China announced sanctions against Lockheed Martin, Boeing and Raytheon today for last week’s US government arms sales approvals to Taiwan worth $1.8 Billion.

The sanctions are merely symbolic and unlikely to have any effect on the three companies as it buys no arms from them nor does it sell them any parts or systems.

Boeing, Lockheed Martin and Raytheon are among the list of US businesses and individuals that will face Chinese sanctions over arm sales to China’s Taiwan, announced Chinese Foreign Ministry spokesperson Zhao Lijian on Monday.

“To safeguard China’s national interests, the central government decided to take necessary measures to impose sanctions on U.S. entities participating in the U.S. arms sales to Taiwan, including Lockheed Martin, Boeing Defense and Raytheon,” Zhao told reporters at Monday’s daily press briefing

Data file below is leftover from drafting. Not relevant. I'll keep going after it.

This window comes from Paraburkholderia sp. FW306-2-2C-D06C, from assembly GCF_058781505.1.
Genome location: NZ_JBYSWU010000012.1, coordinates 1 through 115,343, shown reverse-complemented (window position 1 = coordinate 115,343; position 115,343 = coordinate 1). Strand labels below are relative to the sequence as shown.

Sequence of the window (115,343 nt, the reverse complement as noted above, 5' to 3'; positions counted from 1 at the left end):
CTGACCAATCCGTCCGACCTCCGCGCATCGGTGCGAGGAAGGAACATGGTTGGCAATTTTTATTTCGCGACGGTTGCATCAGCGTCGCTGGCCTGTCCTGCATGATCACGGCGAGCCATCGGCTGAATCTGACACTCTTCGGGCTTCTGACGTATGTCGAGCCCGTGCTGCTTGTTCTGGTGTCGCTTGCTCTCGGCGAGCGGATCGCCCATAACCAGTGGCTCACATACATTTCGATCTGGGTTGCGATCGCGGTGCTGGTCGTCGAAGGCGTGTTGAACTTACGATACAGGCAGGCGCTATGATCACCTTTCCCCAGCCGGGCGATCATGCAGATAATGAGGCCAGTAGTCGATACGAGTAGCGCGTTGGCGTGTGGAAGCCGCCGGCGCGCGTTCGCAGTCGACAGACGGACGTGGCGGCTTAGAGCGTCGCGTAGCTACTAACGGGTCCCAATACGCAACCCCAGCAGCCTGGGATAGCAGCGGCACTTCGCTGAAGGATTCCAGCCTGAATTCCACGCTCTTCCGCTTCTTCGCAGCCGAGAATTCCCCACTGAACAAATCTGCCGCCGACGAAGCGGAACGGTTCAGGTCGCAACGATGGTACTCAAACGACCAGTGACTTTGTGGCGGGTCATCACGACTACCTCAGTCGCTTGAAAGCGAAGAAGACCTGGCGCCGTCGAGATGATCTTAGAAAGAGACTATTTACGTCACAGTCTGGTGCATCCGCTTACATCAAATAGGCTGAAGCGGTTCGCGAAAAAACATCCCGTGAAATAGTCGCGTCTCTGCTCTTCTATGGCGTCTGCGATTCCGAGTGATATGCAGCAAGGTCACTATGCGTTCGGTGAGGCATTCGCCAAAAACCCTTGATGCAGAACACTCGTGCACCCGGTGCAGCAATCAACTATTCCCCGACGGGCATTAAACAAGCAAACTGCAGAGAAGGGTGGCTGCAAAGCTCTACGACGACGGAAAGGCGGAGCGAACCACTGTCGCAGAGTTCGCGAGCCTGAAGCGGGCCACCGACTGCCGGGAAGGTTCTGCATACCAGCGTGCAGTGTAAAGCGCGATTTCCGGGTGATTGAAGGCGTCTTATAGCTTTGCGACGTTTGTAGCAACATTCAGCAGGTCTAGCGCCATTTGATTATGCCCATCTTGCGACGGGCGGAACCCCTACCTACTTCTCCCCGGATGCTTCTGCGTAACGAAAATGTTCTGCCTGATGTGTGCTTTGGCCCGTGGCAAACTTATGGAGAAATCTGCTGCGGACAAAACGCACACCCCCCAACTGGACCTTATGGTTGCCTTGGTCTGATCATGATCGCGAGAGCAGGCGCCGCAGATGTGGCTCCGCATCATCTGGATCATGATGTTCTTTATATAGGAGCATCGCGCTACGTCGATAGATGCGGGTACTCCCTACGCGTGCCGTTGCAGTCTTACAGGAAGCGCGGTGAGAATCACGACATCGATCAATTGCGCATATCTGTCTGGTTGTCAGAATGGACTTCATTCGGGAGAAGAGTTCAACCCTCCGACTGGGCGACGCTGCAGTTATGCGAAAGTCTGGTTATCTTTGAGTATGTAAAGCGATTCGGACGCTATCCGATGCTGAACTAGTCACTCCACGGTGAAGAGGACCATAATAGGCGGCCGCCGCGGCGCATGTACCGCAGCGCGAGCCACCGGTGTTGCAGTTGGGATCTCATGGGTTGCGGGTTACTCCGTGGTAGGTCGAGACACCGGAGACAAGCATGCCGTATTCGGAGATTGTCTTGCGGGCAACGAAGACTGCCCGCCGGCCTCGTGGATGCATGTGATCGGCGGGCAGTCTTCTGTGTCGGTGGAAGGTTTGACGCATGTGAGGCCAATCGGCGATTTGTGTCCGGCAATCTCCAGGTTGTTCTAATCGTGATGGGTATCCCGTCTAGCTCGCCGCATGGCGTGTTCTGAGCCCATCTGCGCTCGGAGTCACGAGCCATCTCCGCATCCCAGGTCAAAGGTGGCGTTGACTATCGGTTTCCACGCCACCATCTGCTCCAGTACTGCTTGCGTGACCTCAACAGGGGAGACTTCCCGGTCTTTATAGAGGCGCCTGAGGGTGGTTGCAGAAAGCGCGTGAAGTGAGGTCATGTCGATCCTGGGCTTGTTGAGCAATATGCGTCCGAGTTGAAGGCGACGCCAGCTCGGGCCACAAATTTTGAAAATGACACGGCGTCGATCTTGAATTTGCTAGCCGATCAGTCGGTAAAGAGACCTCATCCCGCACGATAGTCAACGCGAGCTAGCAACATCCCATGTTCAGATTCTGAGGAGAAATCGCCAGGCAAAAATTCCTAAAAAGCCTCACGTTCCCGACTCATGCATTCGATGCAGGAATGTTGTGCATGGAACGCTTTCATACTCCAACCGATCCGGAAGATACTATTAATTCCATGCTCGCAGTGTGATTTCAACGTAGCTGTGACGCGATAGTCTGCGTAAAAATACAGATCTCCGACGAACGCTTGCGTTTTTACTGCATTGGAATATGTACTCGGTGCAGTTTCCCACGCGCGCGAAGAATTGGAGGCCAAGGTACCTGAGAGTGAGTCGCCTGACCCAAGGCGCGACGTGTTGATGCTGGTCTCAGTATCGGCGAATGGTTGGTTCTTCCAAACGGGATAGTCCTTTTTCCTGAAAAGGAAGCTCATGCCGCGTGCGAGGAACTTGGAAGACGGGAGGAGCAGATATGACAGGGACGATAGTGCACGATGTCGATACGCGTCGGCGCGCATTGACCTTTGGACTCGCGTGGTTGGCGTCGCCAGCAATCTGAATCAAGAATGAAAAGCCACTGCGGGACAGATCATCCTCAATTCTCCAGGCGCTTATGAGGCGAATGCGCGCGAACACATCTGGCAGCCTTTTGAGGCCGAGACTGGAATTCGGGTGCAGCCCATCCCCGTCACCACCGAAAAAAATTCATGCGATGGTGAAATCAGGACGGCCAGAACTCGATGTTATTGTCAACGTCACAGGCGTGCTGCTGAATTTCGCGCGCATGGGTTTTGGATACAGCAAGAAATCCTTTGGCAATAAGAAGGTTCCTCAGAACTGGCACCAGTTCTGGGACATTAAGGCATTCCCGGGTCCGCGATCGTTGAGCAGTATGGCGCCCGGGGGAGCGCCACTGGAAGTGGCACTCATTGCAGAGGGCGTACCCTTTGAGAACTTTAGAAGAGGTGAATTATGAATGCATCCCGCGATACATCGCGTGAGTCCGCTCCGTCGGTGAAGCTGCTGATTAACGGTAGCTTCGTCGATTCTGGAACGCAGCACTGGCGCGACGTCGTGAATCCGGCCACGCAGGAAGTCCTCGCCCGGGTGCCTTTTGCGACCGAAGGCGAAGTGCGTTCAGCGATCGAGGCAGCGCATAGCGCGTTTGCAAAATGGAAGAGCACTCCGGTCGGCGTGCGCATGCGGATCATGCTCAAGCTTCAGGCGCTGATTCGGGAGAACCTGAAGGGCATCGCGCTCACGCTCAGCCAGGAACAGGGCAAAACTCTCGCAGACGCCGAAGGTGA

US entities and individuals with egregious records in arm sales (to Taiwan) will also be sanctioned, Zhao added without specifying how many in total.

Last week, China strong objected against the arm sales and warned of a “necessary response.” On October 21, the U.S. approved a potential sale of HIMRAR artillery rocket system, SLAM_ER land attack missile and a targeting pod that could have a total value of $1.8 billion.

China had earlier threatened to stop export of rare earth metals used in the Aerospace industry, to the US as part of its policy to pressure Washington against supplying arms to Taiwan. However, in a surprising turn, China has agreed to buy two types of rare earth metals from the US as part of an initial trade deal with the US signed this January.

The agreement, signed in Washington by Chinese Vice Premier Liu He and US President Donald Trump, gives China two years to ramp up purchases of hundreds of U.S. products, including scandium and yttrium, two of the 17 rare earths commonly used in lighting and computers.

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